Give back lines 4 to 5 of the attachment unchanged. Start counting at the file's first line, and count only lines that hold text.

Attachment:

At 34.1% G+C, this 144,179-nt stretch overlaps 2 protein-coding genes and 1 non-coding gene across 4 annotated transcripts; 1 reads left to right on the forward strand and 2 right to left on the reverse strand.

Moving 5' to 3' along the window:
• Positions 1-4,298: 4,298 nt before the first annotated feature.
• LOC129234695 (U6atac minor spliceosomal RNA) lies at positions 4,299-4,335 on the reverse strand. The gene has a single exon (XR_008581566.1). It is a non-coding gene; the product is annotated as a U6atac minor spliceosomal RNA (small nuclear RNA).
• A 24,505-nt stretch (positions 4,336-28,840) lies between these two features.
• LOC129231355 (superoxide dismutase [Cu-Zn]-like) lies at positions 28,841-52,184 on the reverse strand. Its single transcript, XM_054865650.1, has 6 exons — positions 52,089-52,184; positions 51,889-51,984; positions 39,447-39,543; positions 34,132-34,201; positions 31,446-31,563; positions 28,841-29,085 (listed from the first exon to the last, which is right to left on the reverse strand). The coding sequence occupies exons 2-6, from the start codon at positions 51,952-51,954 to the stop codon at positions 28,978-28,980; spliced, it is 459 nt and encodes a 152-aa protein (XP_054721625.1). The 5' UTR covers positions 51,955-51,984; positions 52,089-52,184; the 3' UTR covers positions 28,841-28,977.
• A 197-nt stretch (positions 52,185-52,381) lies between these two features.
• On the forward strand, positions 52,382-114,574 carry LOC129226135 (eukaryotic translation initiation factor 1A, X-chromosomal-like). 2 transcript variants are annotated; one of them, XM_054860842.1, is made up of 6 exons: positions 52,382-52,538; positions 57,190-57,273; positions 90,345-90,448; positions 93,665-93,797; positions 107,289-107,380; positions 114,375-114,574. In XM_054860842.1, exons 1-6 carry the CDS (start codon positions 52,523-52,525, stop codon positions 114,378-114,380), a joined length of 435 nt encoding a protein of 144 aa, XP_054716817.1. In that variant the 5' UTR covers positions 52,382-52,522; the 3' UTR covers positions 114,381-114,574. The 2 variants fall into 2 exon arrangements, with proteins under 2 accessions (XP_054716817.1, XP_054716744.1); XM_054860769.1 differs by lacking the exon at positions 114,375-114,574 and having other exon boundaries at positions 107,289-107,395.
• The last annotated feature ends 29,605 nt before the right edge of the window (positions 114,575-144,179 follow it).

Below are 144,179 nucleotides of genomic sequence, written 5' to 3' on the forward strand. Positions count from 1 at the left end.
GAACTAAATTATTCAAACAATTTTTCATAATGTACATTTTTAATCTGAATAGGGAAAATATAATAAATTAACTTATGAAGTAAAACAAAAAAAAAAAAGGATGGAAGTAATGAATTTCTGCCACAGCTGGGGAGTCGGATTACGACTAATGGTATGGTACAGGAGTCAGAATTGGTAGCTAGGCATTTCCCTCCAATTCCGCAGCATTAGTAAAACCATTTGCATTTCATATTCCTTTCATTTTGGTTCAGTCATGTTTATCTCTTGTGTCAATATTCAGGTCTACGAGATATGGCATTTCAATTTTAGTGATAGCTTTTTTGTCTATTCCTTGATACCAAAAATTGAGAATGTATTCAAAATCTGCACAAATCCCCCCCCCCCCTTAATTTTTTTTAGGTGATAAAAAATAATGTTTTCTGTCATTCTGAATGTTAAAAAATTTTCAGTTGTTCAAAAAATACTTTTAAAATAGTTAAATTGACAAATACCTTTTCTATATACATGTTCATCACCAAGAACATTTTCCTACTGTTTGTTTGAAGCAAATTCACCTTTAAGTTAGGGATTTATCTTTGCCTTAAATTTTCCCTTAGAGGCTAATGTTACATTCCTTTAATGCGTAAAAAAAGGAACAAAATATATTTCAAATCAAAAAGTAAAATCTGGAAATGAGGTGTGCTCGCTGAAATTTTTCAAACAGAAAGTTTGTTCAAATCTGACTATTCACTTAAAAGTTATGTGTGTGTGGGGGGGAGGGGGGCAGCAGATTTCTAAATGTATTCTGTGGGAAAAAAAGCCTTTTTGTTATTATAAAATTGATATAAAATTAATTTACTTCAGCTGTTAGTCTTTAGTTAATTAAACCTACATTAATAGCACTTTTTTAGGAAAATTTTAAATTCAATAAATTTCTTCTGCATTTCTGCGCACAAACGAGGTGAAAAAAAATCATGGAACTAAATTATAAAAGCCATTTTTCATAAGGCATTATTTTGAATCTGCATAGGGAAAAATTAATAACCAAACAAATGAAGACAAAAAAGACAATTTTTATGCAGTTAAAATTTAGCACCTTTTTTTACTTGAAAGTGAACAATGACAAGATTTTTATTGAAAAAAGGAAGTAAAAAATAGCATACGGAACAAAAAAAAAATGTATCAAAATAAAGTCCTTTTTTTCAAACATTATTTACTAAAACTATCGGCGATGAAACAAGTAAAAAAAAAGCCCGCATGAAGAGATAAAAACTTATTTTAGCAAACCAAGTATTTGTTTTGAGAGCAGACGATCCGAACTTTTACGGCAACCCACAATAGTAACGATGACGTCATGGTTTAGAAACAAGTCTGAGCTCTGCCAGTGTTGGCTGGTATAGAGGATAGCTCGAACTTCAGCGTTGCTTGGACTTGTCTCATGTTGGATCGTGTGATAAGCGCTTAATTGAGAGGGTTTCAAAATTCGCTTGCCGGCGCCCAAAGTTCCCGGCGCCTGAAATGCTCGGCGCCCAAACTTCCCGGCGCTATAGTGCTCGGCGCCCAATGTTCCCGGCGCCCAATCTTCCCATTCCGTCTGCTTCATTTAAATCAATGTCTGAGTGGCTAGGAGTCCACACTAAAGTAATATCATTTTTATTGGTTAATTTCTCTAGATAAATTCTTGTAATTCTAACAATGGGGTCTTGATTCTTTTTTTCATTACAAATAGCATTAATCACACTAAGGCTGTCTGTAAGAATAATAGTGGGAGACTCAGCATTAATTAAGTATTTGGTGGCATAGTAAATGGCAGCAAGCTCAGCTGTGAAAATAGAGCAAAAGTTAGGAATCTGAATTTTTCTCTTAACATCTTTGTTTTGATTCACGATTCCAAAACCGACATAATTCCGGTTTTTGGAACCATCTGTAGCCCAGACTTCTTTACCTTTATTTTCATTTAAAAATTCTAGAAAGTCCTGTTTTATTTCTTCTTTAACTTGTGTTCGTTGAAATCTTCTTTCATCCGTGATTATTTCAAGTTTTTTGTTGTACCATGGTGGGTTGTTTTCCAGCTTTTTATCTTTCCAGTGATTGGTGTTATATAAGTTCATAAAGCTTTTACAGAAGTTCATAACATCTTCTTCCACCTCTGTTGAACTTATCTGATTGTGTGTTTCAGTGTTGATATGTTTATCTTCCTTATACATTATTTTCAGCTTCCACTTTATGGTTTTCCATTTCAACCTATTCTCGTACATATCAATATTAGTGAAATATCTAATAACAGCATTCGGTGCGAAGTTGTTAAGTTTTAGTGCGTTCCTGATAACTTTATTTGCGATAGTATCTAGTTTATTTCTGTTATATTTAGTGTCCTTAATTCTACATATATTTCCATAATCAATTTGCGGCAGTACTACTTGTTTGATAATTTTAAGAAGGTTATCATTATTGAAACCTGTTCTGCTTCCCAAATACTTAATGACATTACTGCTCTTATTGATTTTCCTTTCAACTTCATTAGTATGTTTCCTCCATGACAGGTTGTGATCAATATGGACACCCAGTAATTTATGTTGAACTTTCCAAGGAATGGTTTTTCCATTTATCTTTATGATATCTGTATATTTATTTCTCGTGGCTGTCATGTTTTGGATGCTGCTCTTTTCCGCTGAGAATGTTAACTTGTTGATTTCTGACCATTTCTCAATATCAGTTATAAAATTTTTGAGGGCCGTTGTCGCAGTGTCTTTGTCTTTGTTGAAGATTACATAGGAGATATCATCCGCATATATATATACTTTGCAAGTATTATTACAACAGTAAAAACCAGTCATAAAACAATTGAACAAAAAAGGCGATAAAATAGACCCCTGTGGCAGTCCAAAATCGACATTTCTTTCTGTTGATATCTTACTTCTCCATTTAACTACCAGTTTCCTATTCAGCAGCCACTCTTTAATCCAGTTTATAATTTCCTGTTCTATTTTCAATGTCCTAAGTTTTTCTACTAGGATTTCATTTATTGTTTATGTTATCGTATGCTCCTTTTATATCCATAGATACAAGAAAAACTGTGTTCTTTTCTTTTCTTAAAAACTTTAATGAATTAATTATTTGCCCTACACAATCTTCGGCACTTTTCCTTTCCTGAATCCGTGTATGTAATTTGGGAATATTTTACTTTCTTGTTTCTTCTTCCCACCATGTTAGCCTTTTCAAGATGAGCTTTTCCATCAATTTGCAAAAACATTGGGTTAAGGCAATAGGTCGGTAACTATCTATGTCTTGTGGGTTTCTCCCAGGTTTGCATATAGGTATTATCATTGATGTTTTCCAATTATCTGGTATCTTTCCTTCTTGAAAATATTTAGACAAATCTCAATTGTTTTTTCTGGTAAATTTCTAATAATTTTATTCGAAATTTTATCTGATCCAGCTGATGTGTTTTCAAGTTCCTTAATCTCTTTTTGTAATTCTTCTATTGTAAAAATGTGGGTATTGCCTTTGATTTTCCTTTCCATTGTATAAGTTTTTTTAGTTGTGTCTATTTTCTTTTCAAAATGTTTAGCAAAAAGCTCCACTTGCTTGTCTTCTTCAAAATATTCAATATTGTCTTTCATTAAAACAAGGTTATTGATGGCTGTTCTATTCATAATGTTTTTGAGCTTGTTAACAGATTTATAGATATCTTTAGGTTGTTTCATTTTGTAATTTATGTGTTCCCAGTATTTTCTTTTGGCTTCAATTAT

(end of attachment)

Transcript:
• LOC129234695 (U6atac minor spliceosomal RNA) lies at positions 4,299-4,335 on the reverse strand. The gene has a single exon (XR_008581566.1). It is a non-coding gene; the product is annotated as a U6atac minor spliceosomal RNA (small nuclear RNA).
• A 24,505-nt stretch (positions 4,336-28,840) lies between these two features.